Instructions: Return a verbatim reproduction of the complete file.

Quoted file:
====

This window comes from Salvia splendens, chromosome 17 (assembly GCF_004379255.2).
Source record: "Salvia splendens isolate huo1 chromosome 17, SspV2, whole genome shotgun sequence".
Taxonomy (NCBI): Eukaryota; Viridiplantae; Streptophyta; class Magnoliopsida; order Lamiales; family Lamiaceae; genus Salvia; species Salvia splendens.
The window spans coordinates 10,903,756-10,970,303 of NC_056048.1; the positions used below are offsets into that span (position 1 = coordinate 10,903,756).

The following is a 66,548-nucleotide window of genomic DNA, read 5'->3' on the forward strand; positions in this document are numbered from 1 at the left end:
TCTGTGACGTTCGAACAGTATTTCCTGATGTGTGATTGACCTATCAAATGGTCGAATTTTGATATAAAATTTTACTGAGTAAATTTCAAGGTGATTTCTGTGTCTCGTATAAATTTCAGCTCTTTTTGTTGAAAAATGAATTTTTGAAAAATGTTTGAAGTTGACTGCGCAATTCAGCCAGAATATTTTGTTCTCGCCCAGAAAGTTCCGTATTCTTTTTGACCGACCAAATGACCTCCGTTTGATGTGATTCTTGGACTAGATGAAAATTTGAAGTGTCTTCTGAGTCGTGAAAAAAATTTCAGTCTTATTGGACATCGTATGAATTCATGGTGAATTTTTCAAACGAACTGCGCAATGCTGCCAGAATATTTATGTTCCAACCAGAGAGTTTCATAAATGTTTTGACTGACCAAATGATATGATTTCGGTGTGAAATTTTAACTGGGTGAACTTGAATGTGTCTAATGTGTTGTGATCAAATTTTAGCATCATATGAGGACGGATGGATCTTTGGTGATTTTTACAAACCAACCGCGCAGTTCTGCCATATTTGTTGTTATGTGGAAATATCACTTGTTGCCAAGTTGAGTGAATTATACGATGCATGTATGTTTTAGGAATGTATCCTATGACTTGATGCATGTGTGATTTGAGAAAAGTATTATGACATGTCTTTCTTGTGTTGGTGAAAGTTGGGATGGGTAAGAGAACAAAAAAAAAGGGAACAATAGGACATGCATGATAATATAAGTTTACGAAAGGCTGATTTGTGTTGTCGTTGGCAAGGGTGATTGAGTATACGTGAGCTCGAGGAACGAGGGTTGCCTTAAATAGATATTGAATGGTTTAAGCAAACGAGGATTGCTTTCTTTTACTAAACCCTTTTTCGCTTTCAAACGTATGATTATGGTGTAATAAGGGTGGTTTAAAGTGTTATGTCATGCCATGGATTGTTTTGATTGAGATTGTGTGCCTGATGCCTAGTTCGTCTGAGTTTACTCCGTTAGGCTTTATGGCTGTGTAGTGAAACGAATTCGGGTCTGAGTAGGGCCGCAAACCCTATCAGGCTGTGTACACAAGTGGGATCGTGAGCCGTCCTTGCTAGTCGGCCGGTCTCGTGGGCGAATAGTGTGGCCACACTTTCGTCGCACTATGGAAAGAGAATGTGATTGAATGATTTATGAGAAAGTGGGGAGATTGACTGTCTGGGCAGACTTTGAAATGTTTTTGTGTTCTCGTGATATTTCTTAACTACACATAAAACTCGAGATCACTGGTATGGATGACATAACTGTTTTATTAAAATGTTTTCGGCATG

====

This window comes from Salvia splendens, chromosome 17 (assembly GCF_004379255.2).
Source record: "Salvia splendens isolate huo1 chromosome 17, SspV2, whole genome shotgun sequence".
Taxonomy (NCBI): Eukaryota; Viridiplantae; Streptophyta; class Magnoliopsida; order Lamiales; family Lamiaceae; genus Salvia; species Salvia splendens.
The window spans coordinates 10,903,756-10,970,303 of NC_056048.1; the positions used below are offsets into that span (position 1 = coordinate 10,903,756).

The following is a 66,548-nucleotide window of genomic DNA, read 5'->3' on the forward strand; positions in this document are numbered from 1 at the left end:
TCTGTGACGTTCGAACAGTATTTCCTGATGTGTGATTGACCTATCAAATGGTCGAATTTTGATATAAAATTTTACTGAGTAAATTTCAAGGTGATTTCTGTGTCTCGTATAAATTTCAGCTCTTTTTGTTGAAAAATGAATTTTTGAAAAATGTTTGAAGTTGACTGCGCAATTCAGCCAGAATATTTTGTTCTCGCCCAGAAAGTTCCGTATTCTTTTTGACCGACCAAATGACCTCCGTTTGATGTGATTCTTGGACTAGATGAAAATTTGAAGTGTCTTCTGAGTCGTGAAAAAAATTTCAGTCTTATTGGACATCGTATGAATTCATGGTGAATTTTTCAAACGAACTGCGCAATGCTGCCAGAATATTTATGTTCCAACCAGAGAGTTTCATAAATGTTTTGACTGACCAAATGATATGATTTCGGTGTGAAATTTTAACTGGGTGAACTTGAATGTGTCTAATGTGTTGTGATCAAATTTTAGCATCATATGAGGACGGATGGATCTTTGGTGATTTTTACAAACCAACCGCGCAGTTCTGCCATATTTGTTGTTATGTGGAAATATCACTTGTTGCCAAGTTGAGTGAATTATACGATGCATGTATGTTTTAGGAATGTATCCTATGACTTGATGCATGTGTGATTTGAGAAAAGTATTATGACATGTCTTTCTTGTGTTGGTGAAAGTTGGGATGGGTAAGAGAACAAAAAAAAAGGGAACAATAGGACATGCATGATAATATAAGTTTACGAAAGGCTGATTTGTGTTGTCGTTGGCAAGGGTGATTGAGTATACGTGAGCTCGAGGAACGAGGGTTGCCTTAAATAGATATTGAATGGTTTAAGCAAACGAGGATTGCTTTCTTTTACTAAACCCTTTTTCGCTTTCAAACGTATGATTATGGTGTAATAAGGGTGGTTTAAAGTGTTATGTCATGCCATGGATTGTTTTGATTGAGATTGTGTGCCTGATGCCTAGTTCGTCTGAGTTTACTCCGTTAGGCTTTATGGCTGTGTAGTGAAACGAATTCGGGTCTGAGTAGGGCCGCAAACCCTATCAGGCTGTGTACACAAGTGGGATCGTGAGCCGTCCTTGCTAGTCGGCCGGTCTCGTGGGCGAATAGTGTGGCCACACTTTCGTCGCACTATGGAAAGAGAATGTGATTGAATGATTTATGAGAAAGTGGGGAGATTGACTGTCTGGGCAGACTTTGAAATGTTTTTGTGTTCTCGTGATATTTCTTAACTACACATAAAACTCGAGATCACTGGTATGGATGACATAACTGTTTTATTAAAATGTTTTCGGCATG